A Fuel Pump Relay pressurizes the fuel pump when it is time to build up fuel pressure in the rail. That is to say, the job of the fuel pump relay is to generate a voltage signal and supply current to the fuel pump.
However, a faulty fuel pump relay is one of those things drivers should expect when they have a car issue. So, when a driver turns his key to start his car, it’s expected that everything turns over. But if it doesn’t the person will probably jump to the most common culprits, the battery, the starter, or the alternator.
What will be your next action if those parts are in order? That is why you need to read this write-up till the end. Because there are some other potential causes like a faulty fuel pump relay.
Fuel Pump Relay
You might be wondering what a fuel pump relay is, where’s it at, and how do you know if it’s working the way it should? Asking the above questions is very necessary and very important in other to find the correct fix to the problem. So, that’s why this write-up will be unleashing important information about the Fuel Pump Relay, how to fix the issue, where the relay is located and lots more.
What is a Fuel Pump Relay?
This is an electronic component that is embedded in virtually all vehicles that has an internal combustion engine. It is mostly located in the fuse box found in the engine bay. It also works as the primary electronic switch that controls power to the fuel pump.
However, it is usually controlled by the ignition or Powertrain Control Module, and when turned on, will provide current to the fuel pump so that it may function. So, as the fuel pump relay controls power to the fuel pump, if it eventually develops a fault, it can cause issues with the fuel pump. This brings about drivability problems for the vehicle.
How a Fuel Pump Relay Works
When you turn the key, your car’s ECM will send a signal to the fuel pump to put the right amount of fuel into the combustion chamber to start your engine.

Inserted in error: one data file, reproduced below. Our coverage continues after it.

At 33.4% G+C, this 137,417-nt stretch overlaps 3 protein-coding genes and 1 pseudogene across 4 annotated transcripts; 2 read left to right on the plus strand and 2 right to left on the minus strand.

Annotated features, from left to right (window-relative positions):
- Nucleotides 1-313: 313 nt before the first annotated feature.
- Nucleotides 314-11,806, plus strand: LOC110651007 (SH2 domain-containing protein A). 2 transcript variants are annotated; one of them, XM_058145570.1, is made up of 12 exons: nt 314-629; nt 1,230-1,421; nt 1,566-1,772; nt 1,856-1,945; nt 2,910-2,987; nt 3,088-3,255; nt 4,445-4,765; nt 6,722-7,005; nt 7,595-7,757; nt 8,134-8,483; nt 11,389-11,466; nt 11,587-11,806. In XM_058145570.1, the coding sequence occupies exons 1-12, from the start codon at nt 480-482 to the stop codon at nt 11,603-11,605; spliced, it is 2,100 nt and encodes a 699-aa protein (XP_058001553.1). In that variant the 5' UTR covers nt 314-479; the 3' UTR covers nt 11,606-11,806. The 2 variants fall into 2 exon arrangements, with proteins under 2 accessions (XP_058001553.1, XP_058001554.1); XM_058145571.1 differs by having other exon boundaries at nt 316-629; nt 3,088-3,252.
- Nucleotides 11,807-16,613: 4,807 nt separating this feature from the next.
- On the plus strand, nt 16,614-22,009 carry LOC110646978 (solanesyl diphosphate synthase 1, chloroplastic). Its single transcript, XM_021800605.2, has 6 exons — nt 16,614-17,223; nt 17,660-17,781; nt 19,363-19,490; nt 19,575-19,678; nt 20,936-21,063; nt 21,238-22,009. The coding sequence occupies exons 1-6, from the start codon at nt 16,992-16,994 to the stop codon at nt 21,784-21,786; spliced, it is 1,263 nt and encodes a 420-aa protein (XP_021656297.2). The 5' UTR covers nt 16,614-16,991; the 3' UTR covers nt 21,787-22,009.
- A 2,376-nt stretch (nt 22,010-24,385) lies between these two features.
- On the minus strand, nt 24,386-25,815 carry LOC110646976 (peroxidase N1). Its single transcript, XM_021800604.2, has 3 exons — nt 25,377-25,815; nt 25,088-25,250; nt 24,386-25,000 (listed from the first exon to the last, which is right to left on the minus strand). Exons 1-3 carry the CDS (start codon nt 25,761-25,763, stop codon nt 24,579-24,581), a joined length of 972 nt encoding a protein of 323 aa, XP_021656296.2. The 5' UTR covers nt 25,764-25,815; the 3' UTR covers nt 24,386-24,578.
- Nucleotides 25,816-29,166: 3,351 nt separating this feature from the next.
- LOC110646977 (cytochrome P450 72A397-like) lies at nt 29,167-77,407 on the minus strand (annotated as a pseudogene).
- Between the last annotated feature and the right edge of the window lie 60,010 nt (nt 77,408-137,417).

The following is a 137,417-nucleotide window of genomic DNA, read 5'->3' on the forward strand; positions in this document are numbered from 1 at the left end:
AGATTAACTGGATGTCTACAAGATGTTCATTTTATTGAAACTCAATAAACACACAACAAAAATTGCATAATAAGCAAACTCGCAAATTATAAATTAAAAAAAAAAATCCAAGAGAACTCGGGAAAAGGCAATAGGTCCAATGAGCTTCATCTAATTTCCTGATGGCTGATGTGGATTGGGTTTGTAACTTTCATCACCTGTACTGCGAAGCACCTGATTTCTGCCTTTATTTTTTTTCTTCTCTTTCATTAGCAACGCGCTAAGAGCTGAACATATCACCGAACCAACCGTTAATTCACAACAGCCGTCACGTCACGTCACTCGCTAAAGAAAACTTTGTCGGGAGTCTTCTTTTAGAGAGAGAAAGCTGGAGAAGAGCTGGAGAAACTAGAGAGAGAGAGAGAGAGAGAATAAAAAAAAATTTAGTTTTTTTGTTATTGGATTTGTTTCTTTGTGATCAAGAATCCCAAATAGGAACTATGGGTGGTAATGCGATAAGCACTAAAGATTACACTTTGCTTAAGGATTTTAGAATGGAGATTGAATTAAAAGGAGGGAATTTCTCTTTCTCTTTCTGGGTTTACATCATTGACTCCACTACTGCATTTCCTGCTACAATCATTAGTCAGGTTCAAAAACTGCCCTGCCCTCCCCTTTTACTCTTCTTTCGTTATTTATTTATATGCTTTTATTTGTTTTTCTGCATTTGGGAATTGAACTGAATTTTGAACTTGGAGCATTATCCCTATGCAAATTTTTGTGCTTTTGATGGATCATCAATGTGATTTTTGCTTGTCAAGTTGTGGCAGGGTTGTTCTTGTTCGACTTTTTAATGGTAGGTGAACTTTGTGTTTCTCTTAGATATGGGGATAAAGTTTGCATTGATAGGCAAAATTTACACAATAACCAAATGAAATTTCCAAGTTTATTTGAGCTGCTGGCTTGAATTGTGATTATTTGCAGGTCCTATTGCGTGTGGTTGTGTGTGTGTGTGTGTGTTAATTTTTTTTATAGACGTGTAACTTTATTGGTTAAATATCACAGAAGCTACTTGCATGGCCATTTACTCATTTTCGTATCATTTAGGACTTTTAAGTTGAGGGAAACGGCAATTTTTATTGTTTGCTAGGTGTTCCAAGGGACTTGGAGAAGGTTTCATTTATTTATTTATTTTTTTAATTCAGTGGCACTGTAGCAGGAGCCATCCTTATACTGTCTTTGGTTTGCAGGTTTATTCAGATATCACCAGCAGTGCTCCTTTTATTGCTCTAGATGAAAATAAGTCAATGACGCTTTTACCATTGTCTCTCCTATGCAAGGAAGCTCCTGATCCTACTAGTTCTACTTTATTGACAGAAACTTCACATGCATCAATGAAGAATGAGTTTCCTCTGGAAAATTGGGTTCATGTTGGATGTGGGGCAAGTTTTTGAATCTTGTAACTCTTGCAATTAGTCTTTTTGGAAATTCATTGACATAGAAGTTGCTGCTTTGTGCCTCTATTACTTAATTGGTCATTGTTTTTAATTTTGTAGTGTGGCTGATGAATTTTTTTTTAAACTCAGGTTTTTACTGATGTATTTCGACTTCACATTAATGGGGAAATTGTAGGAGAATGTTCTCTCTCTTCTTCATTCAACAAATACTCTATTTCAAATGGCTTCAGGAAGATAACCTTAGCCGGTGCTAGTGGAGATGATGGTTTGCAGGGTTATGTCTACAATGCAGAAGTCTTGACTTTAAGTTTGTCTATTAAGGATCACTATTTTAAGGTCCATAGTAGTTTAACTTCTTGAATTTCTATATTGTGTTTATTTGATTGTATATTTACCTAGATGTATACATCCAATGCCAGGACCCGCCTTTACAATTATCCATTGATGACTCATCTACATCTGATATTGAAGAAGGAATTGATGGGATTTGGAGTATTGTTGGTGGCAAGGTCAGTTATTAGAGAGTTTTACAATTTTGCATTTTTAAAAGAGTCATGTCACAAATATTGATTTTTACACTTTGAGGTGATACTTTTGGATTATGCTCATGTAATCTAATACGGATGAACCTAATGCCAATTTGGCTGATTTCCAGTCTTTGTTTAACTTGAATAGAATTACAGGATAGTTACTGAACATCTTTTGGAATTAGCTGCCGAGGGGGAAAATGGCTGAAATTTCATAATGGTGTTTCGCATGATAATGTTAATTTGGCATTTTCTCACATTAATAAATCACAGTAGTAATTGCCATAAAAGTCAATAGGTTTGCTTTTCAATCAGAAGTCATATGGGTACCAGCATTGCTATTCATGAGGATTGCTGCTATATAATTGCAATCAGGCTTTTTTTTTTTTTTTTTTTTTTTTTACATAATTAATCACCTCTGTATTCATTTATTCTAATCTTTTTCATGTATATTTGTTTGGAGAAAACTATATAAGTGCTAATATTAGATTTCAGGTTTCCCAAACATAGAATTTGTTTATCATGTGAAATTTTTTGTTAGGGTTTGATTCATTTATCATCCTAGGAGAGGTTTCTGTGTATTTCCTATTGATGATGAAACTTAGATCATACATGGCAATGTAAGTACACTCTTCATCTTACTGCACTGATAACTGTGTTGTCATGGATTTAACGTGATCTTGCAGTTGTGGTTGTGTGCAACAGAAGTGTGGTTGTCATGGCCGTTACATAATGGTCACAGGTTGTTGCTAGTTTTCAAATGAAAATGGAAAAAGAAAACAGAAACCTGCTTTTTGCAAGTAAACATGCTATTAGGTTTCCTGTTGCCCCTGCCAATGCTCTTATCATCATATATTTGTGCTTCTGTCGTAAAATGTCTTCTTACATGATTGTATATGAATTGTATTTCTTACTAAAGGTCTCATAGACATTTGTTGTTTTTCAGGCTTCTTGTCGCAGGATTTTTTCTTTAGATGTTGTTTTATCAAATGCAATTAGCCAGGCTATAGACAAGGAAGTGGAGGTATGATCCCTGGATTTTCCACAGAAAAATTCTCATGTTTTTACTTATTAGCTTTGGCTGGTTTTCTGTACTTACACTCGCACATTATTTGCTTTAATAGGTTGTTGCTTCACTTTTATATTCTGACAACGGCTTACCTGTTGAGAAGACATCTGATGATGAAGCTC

The car’s ECM does this by controlling a relay, which is the fuel pump relay. So, when the relay gets enough power, it switches over and sends that power to the fuel pump. But when it doesn’t, it switches off and the fuel pump shuts down.
However, the original position for the fuel pump is off, otherwise, you’d constantly run out of fuel! The fuel pump relay is the gateway between the ECM and the fuel pump.
Where Is the Fuel Pump Relay Located
The exact position of this can vary depending on what you drive. However, there are two major locations you should check. They are;
- Below the hood of your vehicle by the firewall or
- Below the dash on the passenger side of your vehicle
Moreover, no matter where your fuel pump relay is, just know that you’re looking for the fuse box. You’ll need to take the fuse box cover off to find the fuel pump relay.
Signs of a Faulty Fuel Pump Relay
Before you proceed to start swapping relays and ordering new parts, please if you notice any of these signs.
Unable to Start Your Vehicle
Car refusing to start is the most likely sign of a faulty fuel pump relay, though, mostly overlooked. Most drivers mostly assume it’s either a dead battery or a bad starter, but if the combustion chamber doesn’t have any fuel, there is no way the engine will start.
However, when you turn on the key, you should hear a click in the fuse box. But if you don’t hear it and you can’t start your vehicle, you might have a faulty fuel pump relay.
Check The Engine Light
If your car is starting but it is having mechanical problems, then a check engine light, it might be your first sign that you have a faulty fuel pump relay. Lots of engine codes will point you straight to the fuel pump or fuel pump relay.
If your car is stalling out after starting it, it could be a whole lot of problems, but one possible cause is a faulty fuel pump relay. And because of how easy it is to check, it’s always worth ruling it out early in the troubleshooting process.